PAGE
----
29 dead, WHO concerned about the ineffectiveness of vaccines

The Ebola epidemic in Uganda has claimed 29 lives, including four health workers, the World Health Organization (WHO) said on Wednesday, worried about the ineffectiveness of vaccines against the so-called strain. “Sudanese” of the virus.

“Vaccines used successfully to stem recent Ebola outbreaks in the DRC are not effective against the type of Ebola virus responsible for this outbreak” in Uganda, WHO Director General Tedros Adhanom Ghebreyesus said at a press conference. “However, several vaccines are in various stages of development against this virus, two of which could begin clinical trials in Uganda in the coming weeks, pending regulatory and ethical clearances from the Ugandan government.”he specified.

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Soumya Swaminathan, chief scientist of the WHO, explained that there are about six candidate vaccines against the Sudanese strain of Ebola virus, “mostly at very early stages of development”. “But three of them have human data, immunogenicity and safety data, so they can be used in the field as part of a ring vaccination campaign, like this was done for the Ebola outbreak in the DRC a few years ago”she said.

On September 20, the Ugandan Ministry of Health announced the presence of a ” epidemic “ of the Ebola virus in Uganda, after the death of a young man of 24 years. According to WHO Africa, this case comes from a strain “relatively rare” Sudanese strain, which had not been reported in Uganda since 2012. According to the WHO regional office, although there is no specific treatment for this strain, early identification of cases and treatment of symptoms are increasing considerably the chances of survival.

Over $2 million raised

So far, 63 confirmed and probable cases have been identified, including 29 deaths, Dr Tedros said. 10 health workers were infected and 4 died. “When there is a delay in detecting an Ebola outbreak, it is normal for cases to increase steadily at first and then decrease as life-saving interventions and control measures continue. of the epidemic are implemented”explained the head of the WHO.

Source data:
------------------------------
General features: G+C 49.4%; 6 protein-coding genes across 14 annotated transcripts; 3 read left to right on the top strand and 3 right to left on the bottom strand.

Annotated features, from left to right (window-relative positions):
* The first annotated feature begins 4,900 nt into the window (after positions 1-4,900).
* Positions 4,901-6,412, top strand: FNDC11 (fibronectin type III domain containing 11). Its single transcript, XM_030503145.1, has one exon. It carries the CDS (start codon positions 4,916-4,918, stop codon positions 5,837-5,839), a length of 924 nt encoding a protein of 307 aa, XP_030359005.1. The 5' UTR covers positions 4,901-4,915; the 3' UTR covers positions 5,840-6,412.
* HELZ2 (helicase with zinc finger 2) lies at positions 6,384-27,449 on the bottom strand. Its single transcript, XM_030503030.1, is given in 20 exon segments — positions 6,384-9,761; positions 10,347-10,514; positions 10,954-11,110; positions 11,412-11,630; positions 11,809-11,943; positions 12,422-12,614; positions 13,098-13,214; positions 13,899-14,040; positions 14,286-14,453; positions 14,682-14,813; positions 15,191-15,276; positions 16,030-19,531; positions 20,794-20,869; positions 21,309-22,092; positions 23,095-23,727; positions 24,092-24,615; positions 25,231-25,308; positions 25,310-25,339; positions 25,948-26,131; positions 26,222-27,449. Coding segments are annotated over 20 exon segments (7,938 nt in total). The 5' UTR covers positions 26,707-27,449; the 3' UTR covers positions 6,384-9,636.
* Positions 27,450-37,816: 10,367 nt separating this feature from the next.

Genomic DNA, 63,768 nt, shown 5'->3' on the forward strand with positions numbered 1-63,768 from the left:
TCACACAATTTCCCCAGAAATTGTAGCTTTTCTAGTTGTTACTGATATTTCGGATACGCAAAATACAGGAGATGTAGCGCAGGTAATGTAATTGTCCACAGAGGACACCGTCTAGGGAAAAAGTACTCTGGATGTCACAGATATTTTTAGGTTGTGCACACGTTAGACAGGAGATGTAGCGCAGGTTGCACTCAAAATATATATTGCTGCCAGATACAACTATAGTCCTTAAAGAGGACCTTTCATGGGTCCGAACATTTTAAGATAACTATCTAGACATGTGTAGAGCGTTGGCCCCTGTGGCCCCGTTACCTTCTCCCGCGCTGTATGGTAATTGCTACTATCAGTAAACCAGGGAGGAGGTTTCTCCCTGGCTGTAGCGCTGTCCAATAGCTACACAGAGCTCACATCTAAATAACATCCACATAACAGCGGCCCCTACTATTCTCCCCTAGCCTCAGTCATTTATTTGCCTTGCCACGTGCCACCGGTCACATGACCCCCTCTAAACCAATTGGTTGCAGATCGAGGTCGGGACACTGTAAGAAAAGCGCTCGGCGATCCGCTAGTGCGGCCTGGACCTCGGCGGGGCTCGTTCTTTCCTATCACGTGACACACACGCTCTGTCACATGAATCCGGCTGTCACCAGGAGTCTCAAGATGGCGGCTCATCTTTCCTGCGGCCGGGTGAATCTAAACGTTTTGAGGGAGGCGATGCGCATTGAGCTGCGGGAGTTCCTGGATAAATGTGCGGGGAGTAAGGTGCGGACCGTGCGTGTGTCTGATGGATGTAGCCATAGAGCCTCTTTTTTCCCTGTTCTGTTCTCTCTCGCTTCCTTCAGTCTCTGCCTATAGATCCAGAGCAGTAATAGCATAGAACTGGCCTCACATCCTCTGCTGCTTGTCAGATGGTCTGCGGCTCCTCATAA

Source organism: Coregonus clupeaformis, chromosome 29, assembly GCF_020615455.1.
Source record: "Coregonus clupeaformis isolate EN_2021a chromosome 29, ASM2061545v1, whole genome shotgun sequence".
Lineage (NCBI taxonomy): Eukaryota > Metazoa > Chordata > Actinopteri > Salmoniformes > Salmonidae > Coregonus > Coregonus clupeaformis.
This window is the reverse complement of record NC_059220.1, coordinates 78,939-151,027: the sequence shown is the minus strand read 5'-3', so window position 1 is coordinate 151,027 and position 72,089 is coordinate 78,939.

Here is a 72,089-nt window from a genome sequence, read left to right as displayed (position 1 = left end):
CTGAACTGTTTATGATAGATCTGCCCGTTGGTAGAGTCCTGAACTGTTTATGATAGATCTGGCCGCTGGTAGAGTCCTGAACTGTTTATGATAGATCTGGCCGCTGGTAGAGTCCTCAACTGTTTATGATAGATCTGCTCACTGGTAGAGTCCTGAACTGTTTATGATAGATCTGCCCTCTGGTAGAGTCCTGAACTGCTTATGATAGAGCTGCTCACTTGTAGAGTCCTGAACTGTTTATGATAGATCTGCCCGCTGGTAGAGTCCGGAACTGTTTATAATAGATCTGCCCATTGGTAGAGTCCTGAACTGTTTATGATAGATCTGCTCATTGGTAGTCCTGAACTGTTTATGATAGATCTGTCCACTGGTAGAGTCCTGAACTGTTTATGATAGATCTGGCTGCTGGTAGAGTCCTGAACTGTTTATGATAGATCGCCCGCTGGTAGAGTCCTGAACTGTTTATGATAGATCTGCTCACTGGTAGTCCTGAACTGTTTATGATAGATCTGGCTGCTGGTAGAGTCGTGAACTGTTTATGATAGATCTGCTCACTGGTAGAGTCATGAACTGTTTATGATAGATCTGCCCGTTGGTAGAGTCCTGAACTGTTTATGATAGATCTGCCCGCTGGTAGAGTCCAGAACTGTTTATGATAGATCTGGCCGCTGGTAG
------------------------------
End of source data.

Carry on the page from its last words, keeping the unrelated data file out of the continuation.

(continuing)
Jane Ruth Aceng Ocero, Ugandan Minister of Health, announced on Twitter the death, early Wednesday, of a 58-year-old anesthesiologist. Uganda has already experienced outbreaks of Ebola, a disease discovered in 1976 in the neighboring Democratic Republic of Congo. In 2000, 200 people died in Uganda during an epidemic in the north of the country.

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Starting in southern Guinea in December 2013, the most violent Ebola epidemic in history hit West Africa until 2016, claiming the lives of more than 11,300 people. The DRC has experienced more than a dozen outbreaks since 1976, but they were caused by the strain “Zaire” against which vaccines are effective. This hemorrhagic fever is transmitted to humans by infected animals. Human transmission is through body fluids, with the main symptoms of fever, vomiting, bleeding, diarrhea.

Dr Tedros said the WHO has released $2 million from its emergency reserve fund to help fight the outbreak in Uganda. The organization is working with its partners to strengthen the health response by sending specialists and medical supplies.

Read also: DRC: the government confirms a case of Ebola in the east of the country

President Yoweri Museveni last week ruled out any lockdown, saying the country had the capacity to contain the outbreak. The first cases were recorded in the district of Mubende, in the center of the country, before spreading to the neighboring districts of Kassanda, Kyegegwa and Kagadi. Mubende is located about two hours drive from the capital Kampala and lies along a busy road leading into the DRC. According to WHO Africa, there are gold mines in the region, which attract people from different parts of Uganda, as well as other countries.

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The World with AFP

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